Marion Winik, author of "The Baltimore Book of the Dead."

Marion Winik, author of "The Baltimore Book of the Dead." Credit: Maeve Secor and Jane Sartwell

THE BALTIMORE BOOK OF THE DEAD, by Marion Winik. Counterpoint, 138 pp., $18.95.

You could say that death is having a literary moment. Paul Kalanithis’s "When Breath Becomes Air" and Nina Riggs’ "The Bright Hour" recently put us in the driver’s seat as the authors hurtled toward their respective deaths, no turning back, cut to black.

Marion Winik, in "The Baltimore Book of the Dead," is instead in the passenger seat. Or rather, in the passenger seat again, having previously offered portraits of the departed in "The Glen Rock Book of the Dead." This time, she tells the stories of 60-plus people (and one dog and one goldfish) she has for the most part loved, all of whom she has lost.

Spending time with dead people might make you wonder: Do I want to take this trip? You do, when Winik (a frequent Newsday contributor) is telling the stories, two-page hits that read like flash nonfiction, highlight reels of what these people have meant to her, and sometimes to American culture, over the past 60 years.

Because of course Winik is also here, the book as much a memoir as a commemoration — how can it not be? With affection and candor, she invites you on a tour of her graveyard, stopping at each headstone and recounting just a little about, say, “The Southern Gentleman — died 2012,” who, shortly before his death from Lou Gehrig’s disease, took in a live production of "The Rocky Horror Picture Show" and remarked to Winik, “Some people should really keep their clothes on in public.” Or the dreamy Russian history professor of “My Advisor — died 2017”; after the memorial service, “his wife and kids took me home with them rather than let me wander drunkenly into the night looking for my hotel. A glass of milk in the downstairs kitchen for the perennial crushed-out student, the very last one.”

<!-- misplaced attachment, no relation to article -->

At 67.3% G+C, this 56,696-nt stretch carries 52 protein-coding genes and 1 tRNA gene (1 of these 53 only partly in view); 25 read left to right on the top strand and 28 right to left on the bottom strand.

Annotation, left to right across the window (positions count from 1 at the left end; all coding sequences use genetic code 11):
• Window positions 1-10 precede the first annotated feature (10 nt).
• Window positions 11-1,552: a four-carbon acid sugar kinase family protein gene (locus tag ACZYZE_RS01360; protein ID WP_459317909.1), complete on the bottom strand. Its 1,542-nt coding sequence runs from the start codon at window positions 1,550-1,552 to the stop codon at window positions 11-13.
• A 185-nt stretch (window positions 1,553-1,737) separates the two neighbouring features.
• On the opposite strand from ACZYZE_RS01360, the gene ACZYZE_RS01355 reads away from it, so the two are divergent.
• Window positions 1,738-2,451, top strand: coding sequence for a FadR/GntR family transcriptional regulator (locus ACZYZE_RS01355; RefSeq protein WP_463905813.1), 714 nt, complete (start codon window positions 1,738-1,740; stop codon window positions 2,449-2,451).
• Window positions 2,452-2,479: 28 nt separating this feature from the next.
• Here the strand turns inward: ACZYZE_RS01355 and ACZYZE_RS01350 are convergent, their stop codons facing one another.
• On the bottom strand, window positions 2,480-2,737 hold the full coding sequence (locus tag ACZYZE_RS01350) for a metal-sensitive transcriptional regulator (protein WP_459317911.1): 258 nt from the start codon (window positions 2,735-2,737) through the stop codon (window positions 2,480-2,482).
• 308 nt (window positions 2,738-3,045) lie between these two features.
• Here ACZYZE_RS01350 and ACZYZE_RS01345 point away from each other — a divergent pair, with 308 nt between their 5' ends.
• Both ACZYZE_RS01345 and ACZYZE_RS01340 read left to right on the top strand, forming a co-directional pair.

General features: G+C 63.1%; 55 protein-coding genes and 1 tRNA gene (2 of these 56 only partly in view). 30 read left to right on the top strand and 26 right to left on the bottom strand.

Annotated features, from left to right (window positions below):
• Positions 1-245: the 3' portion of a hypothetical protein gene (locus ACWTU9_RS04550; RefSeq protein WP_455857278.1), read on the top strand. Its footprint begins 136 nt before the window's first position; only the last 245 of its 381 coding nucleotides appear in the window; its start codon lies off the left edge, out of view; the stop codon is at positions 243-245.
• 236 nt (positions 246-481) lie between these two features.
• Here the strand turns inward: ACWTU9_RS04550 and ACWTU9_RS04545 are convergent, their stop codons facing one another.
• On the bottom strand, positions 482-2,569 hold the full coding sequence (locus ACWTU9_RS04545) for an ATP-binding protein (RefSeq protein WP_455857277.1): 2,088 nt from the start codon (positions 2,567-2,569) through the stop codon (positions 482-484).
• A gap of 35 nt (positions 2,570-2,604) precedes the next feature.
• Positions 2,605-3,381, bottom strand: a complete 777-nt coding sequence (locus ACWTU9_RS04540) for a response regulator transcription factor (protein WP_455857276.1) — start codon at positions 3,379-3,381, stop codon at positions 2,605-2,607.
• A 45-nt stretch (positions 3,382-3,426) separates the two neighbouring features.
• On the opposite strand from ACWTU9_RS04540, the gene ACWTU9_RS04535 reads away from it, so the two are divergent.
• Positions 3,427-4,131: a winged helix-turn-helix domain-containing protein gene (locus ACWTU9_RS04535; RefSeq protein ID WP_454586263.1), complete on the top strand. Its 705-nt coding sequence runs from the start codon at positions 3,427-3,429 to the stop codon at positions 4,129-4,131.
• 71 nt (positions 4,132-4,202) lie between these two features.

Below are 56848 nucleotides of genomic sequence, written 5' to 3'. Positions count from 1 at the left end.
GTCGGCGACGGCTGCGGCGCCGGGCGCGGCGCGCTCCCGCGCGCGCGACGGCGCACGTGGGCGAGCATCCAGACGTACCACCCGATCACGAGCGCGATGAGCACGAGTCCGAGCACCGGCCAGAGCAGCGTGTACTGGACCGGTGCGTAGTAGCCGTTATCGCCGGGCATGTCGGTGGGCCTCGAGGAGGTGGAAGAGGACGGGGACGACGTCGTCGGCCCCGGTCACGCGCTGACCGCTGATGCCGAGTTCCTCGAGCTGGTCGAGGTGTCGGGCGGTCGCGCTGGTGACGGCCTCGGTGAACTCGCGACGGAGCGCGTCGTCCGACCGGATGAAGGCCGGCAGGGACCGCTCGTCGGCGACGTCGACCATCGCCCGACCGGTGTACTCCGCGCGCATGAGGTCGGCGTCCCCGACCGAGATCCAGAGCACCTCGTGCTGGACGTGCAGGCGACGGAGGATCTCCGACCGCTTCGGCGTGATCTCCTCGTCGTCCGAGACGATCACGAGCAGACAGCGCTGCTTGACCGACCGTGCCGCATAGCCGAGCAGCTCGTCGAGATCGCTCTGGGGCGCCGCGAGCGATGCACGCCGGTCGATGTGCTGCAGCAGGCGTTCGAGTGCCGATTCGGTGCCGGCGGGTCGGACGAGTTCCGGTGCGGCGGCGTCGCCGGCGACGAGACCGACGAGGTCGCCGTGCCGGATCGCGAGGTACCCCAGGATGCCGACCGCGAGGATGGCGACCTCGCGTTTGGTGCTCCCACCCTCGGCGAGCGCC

Winik’s voice is strong and clear, as if she has been called to sing these paeans and she will do it, she’s honored to do it, but she’s going to do it her way, with elation and sadness. She tells of shared needles and school shootings and the memory of seeing Prince (“The Artist — died 2016”) perform for the last time. She has paid $1,000 for herself and her daughter to sit in the third row, and Winik is “bent over, sobbing," she writes. "Mom, said my daughter. Watch the show.”

Winik watches the show, the wretched deaths, the expected ones, the ones that cut so deep all she can do is spark these people alive for another moment. And while she can be funny and self-deprecating (see “The Warrior Poetess — died 2010”), she can also bring you back-to-back stories (“The Young Hercules — died 2015” and “The Neatnik — died 2013”) that leave you crying on an airplane. (Though if you are fortunate, as I was, the guy sitting next to you will be watching the Mr. Rogers movie, "Won’t You Be My Neighbor?," and thus busy weeping himself.)

Winik tells us in the introduction that, reading an early draft of the book aloud at a party, one guest said, “I don’t want to hear this depressing stuff. She jumped up with her hand over her mouth and fled to her room.”

Which is the guest’s loss. Death is always in season, and it takes someone of Winik’s good humor and willingness to say, in essence, see that big door there? The one we are all going to walk through? Let’s just take a little look now, and know you will be remembered, that you are loved.

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